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Mary Brave Bird grew up fatherless in a one-room cabin, without running water or electricity, on the Rosebud Indian Reservation in South Dakota. Rebelling against the aimless drinking, punishing missionary school, narrow strictures for women, and violence and hopeless of reservation life, she joined the new movement of tribal pride sweeping Native American communities in the sixties and seventies. Mary eventually married Leonard Crow Dog, the American Indian Movement's chief medicine man, who revived the sacred but outlawed Ghost Dance. Originally published in 1990, Lakota Woman was a national best seller and winner of the American Book Award. It is a unique document, unparalleled in American Indian literature, a story of death, of determination against all odds, of the cruelties perpetuated against American Indians, and of the Native American struggle for rights. Working with Richard Erdoes, one of the twentieth century's leading writers on Native American affairs, Brave Bird recounts her difficult upbringing and the path of her fascinating life.
Portrays the afflicted love between Indian youths Curly and Little Mouse, as they mature and become Crazy Horse and Black Robe Woman during the Indian Wars.
Biography of Lakota woman, Madonna Swan. Her life on an Indian reservation and her struggle with tuberculosis.
"The real value of Lakota Belief and Ritual is that it provides raw narratives without any pretension of synthesis or analysis, as well as insightful biographical information on the man who contributed more than any other individual to our understanding of early Oglala ritual and belief." Plains Anthropologist"In the writing of Indian history, historians and other scholars seldom have the opportunity to look at the past through 'native eyes' or to immerse themselves in documents created by Indians. For the Oglala and some of the other divisions of the Lakota, the Walker materials provide this kind of experience in fascinating and rich detail during an important transition period in their history." Minnesota History"This collection of documents is especially remarkable because it preserves individual variations of traditional wisdom from a whole generation of highly developed wicasa wakan (holy men). . . . Lakota Belief and Ritual is a wasicun (container of power) that can make traditional Lakota wisdom assume new life." American Indian Quarterly"A work of prime importance. . . . its publication represents a major addition to our knowledge of the Lakotas' way of life" Journal of American FolkloreRaymond J. DeMallie, director of the American Indian Studies Research Institute and a professor of anthropology at Indiana University, is the editor of James R. Walker's Lakota Society (1982) and of The Sixth Grandfather: Black Elk's Teachings Given to John G. Neihardt (1984, a Bison Book), both published by the University of Nebraska Press. Elaine A. Jahner, a professor of English at Dartmouth College, has edited Walker's Lakota Myth (1983), also a Bison Book.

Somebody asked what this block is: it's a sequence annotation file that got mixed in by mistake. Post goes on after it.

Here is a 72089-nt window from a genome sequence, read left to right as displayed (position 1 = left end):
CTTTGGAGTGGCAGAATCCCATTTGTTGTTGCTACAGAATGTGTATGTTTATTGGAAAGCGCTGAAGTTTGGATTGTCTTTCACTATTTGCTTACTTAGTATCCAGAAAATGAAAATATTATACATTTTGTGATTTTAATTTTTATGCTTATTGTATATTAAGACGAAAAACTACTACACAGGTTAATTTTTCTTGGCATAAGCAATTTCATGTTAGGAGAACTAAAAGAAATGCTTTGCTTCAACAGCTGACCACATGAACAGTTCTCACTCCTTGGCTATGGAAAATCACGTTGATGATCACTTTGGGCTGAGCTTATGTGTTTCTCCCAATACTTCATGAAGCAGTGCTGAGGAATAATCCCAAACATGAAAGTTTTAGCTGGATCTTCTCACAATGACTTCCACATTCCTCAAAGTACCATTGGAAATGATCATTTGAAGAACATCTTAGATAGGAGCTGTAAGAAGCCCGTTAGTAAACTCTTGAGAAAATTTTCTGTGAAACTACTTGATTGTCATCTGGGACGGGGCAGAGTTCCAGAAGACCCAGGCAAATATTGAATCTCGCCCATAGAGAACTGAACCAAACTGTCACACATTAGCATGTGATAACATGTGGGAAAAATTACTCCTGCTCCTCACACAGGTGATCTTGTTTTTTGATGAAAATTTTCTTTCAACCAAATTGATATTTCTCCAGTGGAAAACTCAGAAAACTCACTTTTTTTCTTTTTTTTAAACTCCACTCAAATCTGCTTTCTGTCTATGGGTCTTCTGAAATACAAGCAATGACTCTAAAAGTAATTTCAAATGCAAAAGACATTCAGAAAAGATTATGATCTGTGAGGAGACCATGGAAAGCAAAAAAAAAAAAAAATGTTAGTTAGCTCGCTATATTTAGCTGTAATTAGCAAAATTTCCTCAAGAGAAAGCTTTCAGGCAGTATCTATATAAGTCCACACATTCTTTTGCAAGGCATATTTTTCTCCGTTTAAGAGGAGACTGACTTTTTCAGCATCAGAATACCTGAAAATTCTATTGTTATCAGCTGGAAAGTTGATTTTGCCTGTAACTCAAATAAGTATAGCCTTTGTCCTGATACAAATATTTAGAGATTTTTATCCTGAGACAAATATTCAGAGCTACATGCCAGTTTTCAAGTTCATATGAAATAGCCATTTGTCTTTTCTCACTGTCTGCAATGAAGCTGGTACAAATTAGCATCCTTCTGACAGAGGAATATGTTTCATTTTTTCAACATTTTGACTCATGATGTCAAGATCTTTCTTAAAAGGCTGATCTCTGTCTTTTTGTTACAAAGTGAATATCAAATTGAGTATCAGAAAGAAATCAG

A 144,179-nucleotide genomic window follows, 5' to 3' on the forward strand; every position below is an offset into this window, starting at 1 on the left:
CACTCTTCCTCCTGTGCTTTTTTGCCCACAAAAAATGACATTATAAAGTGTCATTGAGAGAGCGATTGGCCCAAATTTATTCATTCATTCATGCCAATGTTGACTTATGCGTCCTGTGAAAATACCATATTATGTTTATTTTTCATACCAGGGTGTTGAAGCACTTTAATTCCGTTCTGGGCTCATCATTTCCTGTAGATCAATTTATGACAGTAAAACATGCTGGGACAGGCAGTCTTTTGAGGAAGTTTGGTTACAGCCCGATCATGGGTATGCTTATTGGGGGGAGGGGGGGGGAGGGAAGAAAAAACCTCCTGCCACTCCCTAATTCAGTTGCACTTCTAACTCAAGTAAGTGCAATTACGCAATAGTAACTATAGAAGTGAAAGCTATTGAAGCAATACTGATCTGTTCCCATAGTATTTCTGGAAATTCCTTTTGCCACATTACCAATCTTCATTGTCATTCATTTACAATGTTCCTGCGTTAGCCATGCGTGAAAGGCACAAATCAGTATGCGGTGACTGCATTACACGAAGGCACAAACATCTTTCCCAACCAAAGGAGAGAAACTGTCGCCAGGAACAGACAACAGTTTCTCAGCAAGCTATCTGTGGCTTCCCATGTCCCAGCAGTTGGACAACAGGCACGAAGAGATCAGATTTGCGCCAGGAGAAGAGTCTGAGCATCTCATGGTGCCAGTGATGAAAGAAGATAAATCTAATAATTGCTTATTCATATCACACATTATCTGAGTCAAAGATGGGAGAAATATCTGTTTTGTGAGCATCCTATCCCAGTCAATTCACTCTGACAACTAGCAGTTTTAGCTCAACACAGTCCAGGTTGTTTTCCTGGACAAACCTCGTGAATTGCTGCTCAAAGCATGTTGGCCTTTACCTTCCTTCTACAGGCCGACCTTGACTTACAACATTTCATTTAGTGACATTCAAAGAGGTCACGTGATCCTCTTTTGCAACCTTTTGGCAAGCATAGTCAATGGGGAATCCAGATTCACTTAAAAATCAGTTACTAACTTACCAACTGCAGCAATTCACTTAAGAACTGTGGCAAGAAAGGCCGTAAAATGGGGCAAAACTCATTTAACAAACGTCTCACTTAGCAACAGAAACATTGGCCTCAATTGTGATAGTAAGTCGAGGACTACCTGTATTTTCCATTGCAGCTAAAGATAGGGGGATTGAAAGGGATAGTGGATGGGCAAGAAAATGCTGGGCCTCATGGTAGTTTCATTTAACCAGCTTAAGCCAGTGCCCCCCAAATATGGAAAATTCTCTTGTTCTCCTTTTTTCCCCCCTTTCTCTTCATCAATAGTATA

Anglican churches worldwide are sharply divided on homosexuality.The dominant stereotype is that of a “global south” vehemently opposed to a liberal and decadent “global north,” with irreconcilable differences between the two sides. Nothing is further from the truth: homosexual behavior exists across the whole Anglican Communion, whether it is openly celebrated or quietly integrated into local churches and cultures.In this extraordinary book, Christians throughout Africa, Asia, and the developing world—bishops, priests, lay people, and academics—open up dramatic new perspectives on familiar arguments and debates. Topics include biblical interpretation, sexuality and doctrine, local history, sexuality and personhood, the influence of other faiths, post-colonialism, and the place of homosexual persons in the church. Other Voices, Other Worlds reveals the rich historical and cross-cultural complexity to same-sex relationships, and throws an explosive device into a debate that has become stale and predictable.
With My Own Eyes tells the history of the nineteenth-century Lakotas. Susan Bordeaux Bettelyoun (1857–1945), the daughter of a French-American fur trader and a Brulé Lakota woman, was raised near Fort Laramie and experienced firsthand the often devastating changes forced on the Lakotas. As Bettelyoun grew older, she became increasingly dissatisfied with the way her people’s history was being represented by non-Natives. With My Own Eyes represents her attempt to correct misconceptions about Lakota history. Bettelyoun’s narrative was recorded during the 1930s by another Lakota historian, Josephine Waggoner. This detailed, insightful account of Lakota history was never previously published.
Workers both in and out of the home, small business owners, federal and tribal government employees, and unemployed and underemployed Lakotas speak about how they cope with living in communities that are in many ways marginalized by the modern world economy. The work uses interviews with residents of the Pine Ridge and Rosebud Reservations.

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